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AgTech Investments

South African agri-tech startup Aerobotics raised US$5.5 million in funding from Naspers Foundry

Cape Town-based Aerobotics, uses aerial imagery from drones and satellites, and blends them with machine learning algorithms. This helps in early problem detection and offer personalised solutions to tree and wine farmers and optimise crop performance. The startup’s cloud-based application Aeroview provides farmers with insights, scout mapping and other tools to mitigate damage to tree and vine crops from pest and disease.

Food security was of paramount importance, and the Aerobotics platform provided a positive contribution towards helping to sustain it. This importance has been highlighted further in the wake of the COVID-19 pandemic, with agriculture considered globally as critical infrastructure

Phuthi Mahanyele-Dabengwa, South Africa CEO at Naspers

Aerobotics uses drone flights to track tree health and size, using multispectral, high resolution drone imagery. This helps in identification of areas needing attention by a real time comparison with historical satellite health data, and make data driven decisions on the farm, using AI-based analytics platform. Aerobotics provide tools to make actionable decisions on the farm for

  • Orchard Management
  • Problem Tree Identification
  • Pest and Disease Management
  • Yield Management

Aerobotics has demonstrated success in the ability to collect and analyse tree and fruit-level information, which are critical to the agricultural industry. The services are very relevant to commercial-scale farmers and crop insurance companies who require accurate tree-level information about their clients.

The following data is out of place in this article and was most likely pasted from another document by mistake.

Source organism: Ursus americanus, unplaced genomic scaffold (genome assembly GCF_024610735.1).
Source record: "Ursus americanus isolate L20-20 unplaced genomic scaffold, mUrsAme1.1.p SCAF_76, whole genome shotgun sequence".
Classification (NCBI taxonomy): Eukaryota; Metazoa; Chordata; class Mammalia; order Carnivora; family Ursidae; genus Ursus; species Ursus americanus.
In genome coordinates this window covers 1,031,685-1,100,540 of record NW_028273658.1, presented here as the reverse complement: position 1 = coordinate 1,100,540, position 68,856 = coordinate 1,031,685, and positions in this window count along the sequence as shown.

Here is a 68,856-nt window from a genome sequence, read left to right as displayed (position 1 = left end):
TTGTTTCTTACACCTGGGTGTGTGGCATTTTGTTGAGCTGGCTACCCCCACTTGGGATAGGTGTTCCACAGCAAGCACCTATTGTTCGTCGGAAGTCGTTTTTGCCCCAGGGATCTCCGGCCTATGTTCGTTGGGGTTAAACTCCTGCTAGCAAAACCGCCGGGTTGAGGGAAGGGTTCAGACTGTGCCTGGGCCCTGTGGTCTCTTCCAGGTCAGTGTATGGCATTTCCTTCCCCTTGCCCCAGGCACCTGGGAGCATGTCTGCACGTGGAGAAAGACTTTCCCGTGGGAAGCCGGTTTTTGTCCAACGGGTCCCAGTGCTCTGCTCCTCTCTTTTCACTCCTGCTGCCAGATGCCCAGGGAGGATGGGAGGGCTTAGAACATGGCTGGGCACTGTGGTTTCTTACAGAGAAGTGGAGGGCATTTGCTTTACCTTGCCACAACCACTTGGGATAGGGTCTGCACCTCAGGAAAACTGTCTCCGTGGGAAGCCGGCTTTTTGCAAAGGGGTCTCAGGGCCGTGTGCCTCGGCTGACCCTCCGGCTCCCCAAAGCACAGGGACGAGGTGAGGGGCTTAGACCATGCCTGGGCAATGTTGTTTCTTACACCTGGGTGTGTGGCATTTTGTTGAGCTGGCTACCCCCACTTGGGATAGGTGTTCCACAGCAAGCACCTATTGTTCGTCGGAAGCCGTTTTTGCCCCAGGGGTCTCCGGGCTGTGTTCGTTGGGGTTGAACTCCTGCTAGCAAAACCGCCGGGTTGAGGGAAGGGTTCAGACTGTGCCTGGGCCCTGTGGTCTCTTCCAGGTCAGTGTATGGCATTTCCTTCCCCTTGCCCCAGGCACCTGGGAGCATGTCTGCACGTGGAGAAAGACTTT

Read more at Disrupt Africa.

Categories
Crop Insurance

Crop insurance brings food security for farmers

The R4 Rural Resilience Initiative by the World Food Programme (WFP) provides an important platform for educating smallholder farmers on climate risk adaptation. The initiative, which began in 2017 in Kitui County in eastern Kenya, enables the poorest farmers to manage climate risk through crop insurance that they can access by participating in risk reduction activities. Under the R4 Initiative, farmers are financially compensated if their crop yields are low which enables them to keep their animals and other assets and still be food secure.

A farmer is compensated for the difference between the weight of what they have harvested and the average weight of the historical yields of that given ecological area

Crop insurance payouts have been critical in protecting poor families in times of severe drought or other shocks. However, insurance alone is not a magic bullet; that’s why crop insurance is integrated with improved farming techniques and infrastructure. If more smallholder farmers had access to this kind of initiative, the need and cost of humanitarian assistance could be vastly reduced.

Read more at WFP_Africa

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Investments

African Development Bank’s seed-bulking scheme boosts cassava yields in Zambia

For centuries, African farmers across the continent have grown cassava. But Zambia’s cassava growers were not deriving as much out of the crop as was possible. Farmers in the southern African country used low-quality planting materials and suffered from poor harvests leading to hunger and poverty across many of the country’s villages. To tackle this problem, the African Development Bank, through its Technologies for African Agriculture Transformation in the Savannahs (TAAT-S) flagship initiative, implemented by the International Institute of Tropical Agriculture (IITA), provided Zambian farmers with a solution known as “seed bulking”.